PETALING JAYA: There is a hive of activity buzzing by digital banks who believe financial wellness and digital money management tools are at the forefront of growing market share in the new engagement banking era.
64% of Malaysian retail banking decision makers said their company is increasing spending on digital and engagement financial wellness initiatives – the highest figure in the Asia Pacific (Apac) region; more than Singapore, Japan or Australia, according to a recent study commissioned by engagement banking platform Backbase and conducted by Forrester Consulting.
This comes following submissions for a digital banking licence, which are now closed. The central bank is now in the process of selecting the lucky five to be granted one in the first half of 2022. Malaysia’s retail banking sector is now preparing for the onslaught of competition by offering customers a host of new digital features.
Backbase regional vice-president (Apac) Iman Ghodosi said the window of opportunity for banks to build out their digital offerings is now and the recent report revealed Malaysians have an insatiable appetite for digital offerings.
“For example, 67% of consumers surveyed said they used their institution’s existing mobile app, 87% believe an excellent mobile app is an attribute they value from financial services providers, and 82% conduct their day-to-day banking via their smartphone.”
The retail banking sector in Malaysia is addressing this demand and ensuring banks can still compete in the digital space against the impending newcomers. According to the retail banking business decision-makers interviewed;
> 90% said they were planning to or actively expanding their digital money management tools
> 88% revealed they were planning to or actively expanding their financial wellness and digital money management tools, with almost half of them saying it was critical
Ghodosi believes the next six months is a critical inflection point in the digital banking space.
“Malaysians want a higher level of customer service and flexibility for the financial services they subscribe to. They want to access their personal finances anytime, anywhere, through any channel, and have the necessary tools to manage it. Traditional banks may lose ground if they don’t innovate quickly.”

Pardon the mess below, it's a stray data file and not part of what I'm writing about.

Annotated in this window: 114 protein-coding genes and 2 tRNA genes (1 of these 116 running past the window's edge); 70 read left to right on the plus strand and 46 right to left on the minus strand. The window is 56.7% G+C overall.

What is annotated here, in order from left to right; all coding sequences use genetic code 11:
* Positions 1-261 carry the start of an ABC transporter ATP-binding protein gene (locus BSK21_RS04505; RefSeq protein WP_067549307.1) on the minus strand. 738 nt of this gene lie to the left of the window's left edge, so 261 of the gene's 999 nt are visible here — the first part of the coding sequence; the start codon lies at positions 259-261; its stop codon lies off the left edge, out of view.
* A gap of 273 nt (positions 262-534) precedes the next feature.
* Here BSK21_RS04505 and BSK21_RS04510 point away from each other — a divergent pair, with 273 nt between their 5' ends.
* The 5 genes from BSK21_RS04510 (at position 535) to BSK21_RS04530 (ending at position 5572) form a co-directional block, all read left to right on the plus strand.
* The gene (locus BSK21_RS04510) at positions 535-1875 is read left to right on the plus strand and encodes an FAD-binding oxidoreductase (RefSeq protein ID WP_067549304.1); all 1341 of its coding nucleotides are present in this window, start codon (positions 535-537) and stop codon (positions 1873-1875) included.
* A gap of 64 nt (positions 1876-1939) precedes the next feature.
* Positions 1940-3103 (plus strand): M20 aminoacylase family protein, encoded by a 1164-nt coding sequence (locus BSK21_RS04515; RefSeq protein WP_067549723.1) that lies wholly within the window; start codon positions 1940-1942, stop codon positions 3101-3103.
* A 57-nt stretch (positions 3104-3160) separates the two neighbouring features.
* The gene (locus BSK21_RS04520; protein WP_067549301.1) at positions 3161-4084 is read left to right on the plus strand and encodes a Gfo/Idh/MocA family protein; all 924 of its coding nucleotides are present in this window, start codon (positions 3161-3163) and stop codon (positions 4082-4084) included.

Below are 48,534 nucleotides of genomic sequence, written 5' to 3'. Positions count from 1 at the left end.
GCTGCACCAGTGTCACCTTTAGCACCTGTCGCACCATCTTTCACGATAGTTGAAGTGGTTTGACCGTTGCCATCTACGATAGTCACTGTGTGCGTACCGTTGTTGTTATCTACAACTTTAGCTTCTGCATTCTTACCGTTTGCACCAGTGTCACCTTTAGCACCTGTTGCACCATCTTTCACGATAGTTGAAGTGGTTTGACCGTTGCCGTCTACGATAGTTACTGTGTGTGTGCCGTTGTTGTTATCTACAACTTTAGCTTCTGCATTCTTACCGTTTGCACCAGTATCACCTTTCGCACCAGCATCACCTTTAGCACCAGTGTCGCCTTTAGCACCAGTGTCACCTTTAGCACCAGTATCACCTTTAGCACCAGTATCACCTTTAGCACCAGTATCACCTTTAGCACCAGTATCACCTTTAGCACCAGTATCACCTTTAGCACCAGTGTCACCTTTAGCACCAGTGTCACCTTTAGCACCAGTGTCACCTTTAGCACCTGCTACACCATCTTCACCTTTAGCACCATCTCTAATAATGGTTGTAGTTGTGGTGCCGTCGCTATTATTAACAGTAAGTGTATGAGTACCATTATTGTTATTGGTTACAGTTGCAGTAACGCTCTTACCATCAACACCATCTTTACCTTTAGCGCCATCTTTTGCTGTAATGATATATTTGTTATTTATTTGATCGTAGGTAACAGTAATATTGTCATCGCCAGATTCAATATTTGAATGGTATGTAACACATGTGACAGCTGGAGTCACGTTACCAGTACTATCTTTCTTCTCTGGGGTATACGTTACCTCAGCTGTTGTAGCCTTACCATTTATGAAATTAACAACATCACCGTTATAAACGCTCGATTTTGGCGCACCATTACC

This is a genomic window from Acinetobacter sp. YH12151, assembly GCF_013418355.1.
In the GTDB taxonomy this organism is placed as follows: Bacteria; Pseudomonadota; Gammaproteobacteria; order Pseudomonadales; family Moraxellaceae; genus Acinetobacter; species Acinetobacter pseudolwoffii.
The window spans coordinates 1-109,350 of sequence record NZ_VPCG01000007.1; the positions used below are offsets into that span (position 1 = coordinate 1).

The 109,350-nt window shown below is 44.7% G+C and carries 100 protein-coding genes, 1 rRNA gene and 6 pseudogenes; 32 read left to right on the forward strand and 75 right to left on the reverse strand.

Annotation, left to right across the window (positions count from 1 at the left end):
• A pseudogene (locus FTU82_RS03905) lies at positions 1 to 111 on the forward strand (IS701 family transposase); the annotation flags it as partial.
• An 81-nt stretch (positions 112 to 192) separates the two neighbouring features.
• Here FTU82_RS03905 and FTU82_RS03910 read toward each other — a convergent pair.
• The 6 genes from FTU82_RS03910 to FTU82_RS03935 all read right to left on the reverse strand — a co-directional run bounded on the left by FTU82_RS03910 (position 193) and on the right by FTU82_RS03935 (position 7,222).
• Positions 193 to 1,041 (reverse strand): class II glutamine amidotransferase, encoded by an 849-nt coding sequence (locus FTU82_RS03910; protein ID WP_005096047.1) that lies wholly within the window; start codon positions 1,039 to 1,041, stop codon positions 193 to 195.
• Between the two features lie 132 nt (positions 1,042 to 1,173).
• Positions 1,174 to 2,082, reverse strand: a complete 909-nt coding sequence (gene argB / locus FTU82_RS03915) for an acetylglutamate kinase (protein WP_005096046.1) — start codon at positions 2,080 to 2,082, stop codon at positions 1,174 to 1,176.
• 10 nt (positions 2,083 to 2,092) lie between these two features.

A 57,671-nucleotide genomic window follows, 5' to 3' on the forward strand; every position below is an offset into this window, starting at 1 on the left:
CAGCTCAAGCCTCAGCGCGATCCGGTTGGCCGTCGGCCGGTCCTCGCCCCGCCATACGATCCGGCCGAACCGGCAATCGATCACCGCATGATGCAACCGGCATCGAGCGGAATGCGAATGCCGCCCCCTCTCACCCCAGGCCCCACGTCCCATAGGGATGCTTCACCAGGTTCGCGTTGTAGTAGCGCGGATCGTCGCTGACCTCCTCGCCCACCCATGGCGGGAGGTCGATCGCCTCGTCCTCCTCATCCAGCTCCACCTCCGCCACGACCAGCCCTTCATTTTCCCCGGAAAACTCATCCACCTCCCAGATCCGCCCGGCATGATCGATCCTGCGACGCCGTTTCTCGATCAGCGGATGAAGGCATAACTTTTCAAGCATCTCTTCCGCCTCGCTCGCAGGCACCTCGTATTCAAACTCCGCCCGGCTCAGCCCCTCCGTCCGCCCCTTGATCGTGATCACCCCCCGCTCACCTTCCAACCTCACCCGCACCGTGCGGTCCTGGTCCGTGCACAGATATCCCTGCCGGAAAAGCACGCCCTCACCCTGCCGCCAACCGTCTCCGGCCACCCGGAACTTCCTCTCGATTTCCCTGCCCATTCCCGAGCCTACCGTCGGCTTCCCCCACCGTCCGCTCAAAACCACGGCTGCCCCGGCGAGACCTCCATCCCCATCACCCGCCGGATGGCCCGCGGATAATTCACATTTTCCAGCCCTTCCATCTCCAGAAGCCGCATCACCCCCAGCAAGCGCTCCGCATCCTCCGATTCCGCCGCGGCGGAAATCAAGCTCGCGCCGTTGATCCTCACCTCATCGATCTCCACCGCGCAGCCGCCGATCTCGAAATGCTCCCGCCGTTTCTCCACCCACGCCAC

However, progress is not without its challenges and those faced by Malaysian banks were some of the highest in the Apac region. Of the Malaysian retail banking business decision-makers interviewed;
> 74% said a lack of understanding of customer needs and outcomes is a barrier to their company implementing or further developing digital money management tools
> 66% said outdated legacy technology challenges their plans
> 64% said organisational silos make things difficult
“Banking sectors in all countries face challenges, but it was surprising that Malaysia’s challenges were higher than average. There’s also a lack of understanding at legacy institutions in Malaysia on who owns the budget for these types of initiatives. Is it considered customer experience? Is it a corporate strategy? Or is it marketing? When in fact it is all three, and more,” said Ghodosi.
One of the biggest motivations in increasing money behind financial literacy isn’t profit, instead it is the increased capacity banks have for caring and protecting their customers. Through these new channels of customer interaction, banks can now meet needs they previously couldn’t by leveraging data analytics, AI, and mobile technology to make financial recommendations and improve engagement for users. Trust in traditional banks in Malaysia is far higher than digital banks and initiatives such as these aim to increase their reputation.
> 64% of retail banking business decision-makers interviewed noted that preventing exploitation of vulnerable and older customers was in their company’s plans when developing such digital tools
> 62% revealed they planned to assist customers to build better financial habits; and
> 66% are going to offer financial literacy tools
Additional features that these digital and engagement apps will offer include spending analysis, scheduling bill payments, advanced pay and income smoothing, automated savings, and retirement planning tools.
“Banks can offer so much value through these engaging digital services, while at the same time collecting valuable data from users. Our research points to digital money management apps being the primary interface between institutions and their customers as we move into the future. Consumer demand and industry sentiment show that we are only at the start of the journey,” said Ghodosi.